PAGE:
Table 8. The table presents the flying days and the actual
difference produced by each pilot. In this case, we com-
pared 6 methods namely differential evolution (DE), col-
umn generation, MOSI, exact decomposition with 21
flying days (DEC21), exact decomposition with 20 fly-
ing days (DEC20) and exact decomposition with 19 fly-
ing days (DEC19). The results are presented in Table 8.
Table 7. Comparison of open time.
Open time
Name of
Aircraft DE Column
Generation* MOSI*
F-100 137.0 137.0 137.0
CN-235 88.0 88.0 88.0
DHC-6 50.0 50.0 50.0
Cassa 212119.0 123.0 123.0
Table 8. Comparison flying days and differences.
Generation* MOSI* Method
Pilot flying
day diff. flying
day diff. flying
day diff. flying
day diff. Fying
days diff Fying
daya diff
1 21 0 20 0 21 0 20 0 21 0 22 1
2 20 0 18 0 21 0 22 1 23 2 22 1
3 20 0 20 0 23 2 26 5 23 2 24 3
4 21 0 20 0 22 1 24 3 23 2 23 2
5 21 0 17 0 18 0 17 0 18 0 17 0
6 21 0 20 0 22 1 24 3 23 2 23 2
7 22 1 21 0 16 0 18 0 17 0 20 0
8 21 0 26 5 21 0 22 1 24 3 22 1
9 20 0 16 0 17 0 20 0 18 0 19 0
10 18 0 18 0 16 0 13 0 16 0 14 0
11 22 1 23 2 22 1 19 0 19 0 19 0
12 21 0 21 0 21 0 22 1 22 1 21 0
13 20 0 24 3 24 3 22 1 21 0 20 0
14 21 0 23 2 24 3 20 0 20 0 22 1
15 20 0 20 0 19 0 21 0 21 0 21 0
16 20 0 22 1 21 0 21 0 21 0 22 1
17 22 1 22 1 23 2 18 0 18 0 17 0
Total 351 3 351 14 351 13 349 15 348 12 348 12
0.99 20.65
2.57 20.65
2.57 20.53
3.04 20.47
2.43 20.47
Number of pilot
violate flying.
3 6 7 7 8 8
Copyright © 2010 SciRes. AM
We see from the table that all of the methods violated
flying days constraint. DE assigned smoother flying days
than other methods based on the standard deviation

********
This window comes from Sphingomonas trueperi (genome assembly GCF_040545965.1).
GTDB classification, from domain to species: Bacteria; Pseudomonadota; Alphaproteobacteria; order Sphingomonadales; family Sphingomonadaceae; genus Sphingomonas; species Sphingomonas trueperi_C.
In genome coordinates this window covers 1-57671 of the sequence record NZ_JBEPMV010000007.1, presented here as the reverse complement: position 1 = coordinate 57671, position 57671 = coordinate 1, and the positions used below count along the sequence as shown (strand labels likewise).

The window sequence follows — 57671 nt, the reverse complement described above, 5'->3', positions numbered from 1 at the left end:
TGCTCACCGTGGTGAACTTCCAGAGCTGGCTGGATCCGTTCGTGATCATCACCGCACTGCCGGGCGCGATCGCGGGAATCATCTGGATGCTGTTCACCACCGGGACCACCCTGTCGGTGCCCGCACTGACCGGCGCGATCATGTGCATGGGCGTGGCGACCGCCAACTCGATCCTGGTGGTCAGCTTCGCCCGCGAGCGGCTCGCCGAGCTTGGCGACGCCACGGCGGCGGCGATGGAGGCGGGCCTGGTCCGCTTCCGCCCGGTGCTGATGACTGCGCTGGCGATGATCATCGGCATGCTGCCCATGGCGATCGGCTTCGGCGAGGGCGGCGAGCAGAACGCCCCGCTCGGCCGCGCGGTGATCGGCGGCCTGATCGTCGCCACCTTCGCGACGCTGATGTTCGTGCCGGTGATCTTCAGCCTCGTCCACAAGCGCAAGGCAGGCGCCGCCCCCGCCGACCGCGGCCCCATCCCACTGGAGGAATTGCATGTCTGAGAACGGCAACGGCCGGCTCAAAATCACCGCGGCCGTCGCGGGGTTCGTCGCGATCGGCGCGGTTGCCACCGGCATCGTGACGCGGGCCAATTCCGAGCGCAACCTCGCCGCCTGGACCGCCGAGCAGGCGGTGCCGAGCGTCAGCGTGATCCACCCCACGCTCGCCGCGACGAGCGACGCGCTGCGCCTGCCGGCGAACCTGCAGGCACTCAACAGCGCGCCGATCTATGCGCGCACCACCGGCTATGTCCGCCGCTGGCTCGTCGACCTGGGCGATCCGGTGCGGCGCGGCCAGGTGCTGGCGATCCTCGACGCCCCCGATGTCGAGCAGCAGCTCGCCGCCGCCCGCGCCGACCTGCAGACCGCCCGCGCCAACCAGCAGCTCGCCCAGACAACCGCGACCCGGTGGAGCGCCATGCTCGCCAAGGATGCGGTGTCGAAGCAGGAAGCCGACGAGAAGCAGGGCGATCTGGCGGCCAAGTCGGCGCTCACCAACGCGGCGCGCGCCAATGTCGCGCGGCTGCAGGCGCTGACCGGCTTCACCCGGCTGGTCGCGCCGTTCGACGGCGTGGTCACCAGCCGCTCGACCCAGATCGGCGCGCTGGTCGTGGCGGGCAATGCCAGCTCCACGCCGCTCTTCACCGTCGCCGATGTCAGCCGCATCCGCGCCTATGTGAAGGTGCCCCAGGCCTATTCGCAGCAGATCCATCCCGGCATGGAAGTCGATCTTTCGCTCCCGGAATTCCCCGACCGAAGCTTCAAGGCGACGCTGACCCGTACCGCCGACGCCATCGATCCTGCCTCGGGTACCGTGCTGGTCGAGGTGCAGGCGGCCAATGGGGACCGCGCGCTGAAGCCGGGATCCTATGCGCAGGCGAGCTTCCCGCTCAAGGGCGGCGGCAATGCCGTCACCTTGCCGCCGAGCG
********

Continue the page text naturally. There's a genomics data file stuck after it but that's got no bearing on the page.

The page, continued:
values. DE reached the smallest standard deviation. We
also recorded that DE produced the smallest number of
pilots violating flying days constraint, that is 3 pilots.
While, column generation, MOSI, DEC21, DEC20 and
DEC19 respectively produced 6, 7, 7, 8 and 8 pilots
violating the constraint.
Different from those of pilot assignments, in steward-
ess assignment of Boeing 737-200, we compared DE,
column generation and MOSI. Table 9 shows that DE
only violated crew requirement constraint while column
generation and MOSI violated both crew requirement
and flying days constraints. We can see in Table 9 that
column generation and MOSI assigned 6 and 7 steward-
esses exceeding the maximum flying days, 21 days.
While, in the pilot assignment of Boeing 737-200, as
shown in Table 10, DE is superior for minimum devia-
tion of flying days.
In the assignment of Boeing 737-200 stewardess, DE
is superior by its minimum deviation of flying days
compared to other methods. But, DE is inferior for flying
time and open time criteria.
6. Conclusions
We have investigated the use of DE in solving airline
Tabel 9. Violation of flying days constraint for assignment
of Boeing 737-200 stewardess.
DE Column
Flying days -
Flying times - - -
Take off - - -
Overlap - - -
Free day - - -
Requirement of pilots
Tabel 10. Roster quality of pilot assignment of Boeing 737-200.
DE Column
Gen.* MOSI* DEC21**
Flying times 1,114.0 1,114.0 1,114.0 1,114.0
Dev. of fly. days 13.1 33.6 34.5 38.5
Open time 176.0 176.0 176.0 178.0
Tabel 11. Roster quality of stewardess assignment of Boeing
DE Column
Generation MOSI*
Flying times 3,488.0 3,285.0 3,285.0
Dev. of fly. days 92.0 110.0 106.2
Open time 693.0 658.0 658.0
crew scheduling problem. Generally, the rostering prob-
lem in MNA has characteristic indifferent from other
airline companies in terms of roster constraint and roster
quality. Selecting mutation and crossover probability
accurately became the successful key to implement DE.
The best mutation and crossover probability are 0.1 and
0.5 respectively. Different from using DE in general, in
this paper we introduced random swap as mutation op-
erator. For small datasets, DE was proven more competi-
tive then column generation and MOSI, based on con-
straints fulfillment and roster quality. In the assignment
of Boeing 737 pilot, DE produced smoother flying days
and the least pilots which violated flying days constraint
compared to other methods. For the stewardess assign-
ment of Boeing 737-200, DE violated the least con-
straints compared to column generation and MOSI. DE
produced superior deviation of flying days criterion but it
is still inferiror for iwo other criteria.